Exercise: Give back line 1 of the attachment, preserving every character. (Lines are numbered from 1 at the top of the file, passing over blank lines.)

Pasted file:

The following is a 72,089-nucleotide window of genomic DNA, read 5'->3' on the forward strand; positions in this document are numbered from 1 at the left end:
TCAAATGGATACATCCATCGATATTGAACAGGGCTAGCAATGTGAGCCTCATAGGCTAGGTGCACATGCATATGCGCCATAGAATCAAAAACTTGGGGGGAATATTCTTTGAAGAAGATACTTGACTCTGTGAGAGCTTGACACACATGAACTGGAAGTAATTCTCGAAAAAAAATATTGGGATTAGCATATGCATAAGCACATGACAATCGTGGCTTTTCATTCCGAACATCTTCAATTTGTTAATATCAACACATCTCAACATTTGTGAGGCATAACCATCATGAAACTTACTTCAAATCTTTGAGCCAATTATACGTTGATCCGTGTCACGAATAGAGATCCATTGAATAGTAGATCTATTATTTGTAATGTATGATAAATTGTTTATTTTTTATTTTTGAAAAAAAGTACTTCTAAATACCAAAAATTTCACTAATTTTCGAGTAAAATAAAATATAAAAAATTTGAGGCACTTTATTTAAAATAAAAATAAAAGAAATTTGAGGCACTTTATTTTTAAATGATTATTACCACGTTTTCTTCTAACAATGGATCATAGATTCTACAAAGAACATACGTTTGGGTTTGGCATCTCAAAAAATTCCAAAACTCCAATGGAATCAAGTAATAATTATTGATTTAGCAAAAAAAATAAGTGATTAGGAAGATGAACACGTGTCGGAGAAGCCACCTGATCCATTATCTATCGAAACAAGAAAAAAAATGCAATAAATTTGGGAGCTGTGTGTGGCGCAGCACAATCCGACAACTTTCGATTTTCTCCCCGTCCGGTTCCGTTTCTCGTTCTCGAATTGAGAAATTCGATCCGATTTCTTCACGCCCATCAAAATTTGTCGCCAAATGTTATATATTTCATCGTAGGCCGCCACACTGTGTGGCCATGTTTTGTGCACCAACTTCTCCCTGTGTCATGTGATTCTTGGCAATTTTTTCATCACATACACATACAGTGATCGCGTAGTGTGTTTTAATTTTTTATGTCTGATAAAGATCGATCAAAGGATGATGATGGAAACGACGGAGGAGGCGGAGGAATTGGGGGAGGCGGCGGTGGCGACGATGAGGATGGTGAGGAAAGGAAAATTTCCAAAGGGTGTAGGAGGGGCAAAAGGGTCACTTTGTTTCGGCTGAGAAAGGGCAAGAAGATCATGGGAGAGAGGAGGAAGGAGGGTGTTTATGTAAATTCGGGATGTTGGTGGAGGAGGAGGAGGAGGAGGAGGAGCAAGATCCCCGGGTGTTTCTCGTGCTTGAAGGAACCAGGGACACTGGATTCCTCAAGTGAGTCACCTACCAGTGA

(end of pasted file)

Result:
The following is a 72,089-nucleotide window of genomic DNA, read 5'->3' on the forward strand; positions in this document are numbered from 1 at the left end: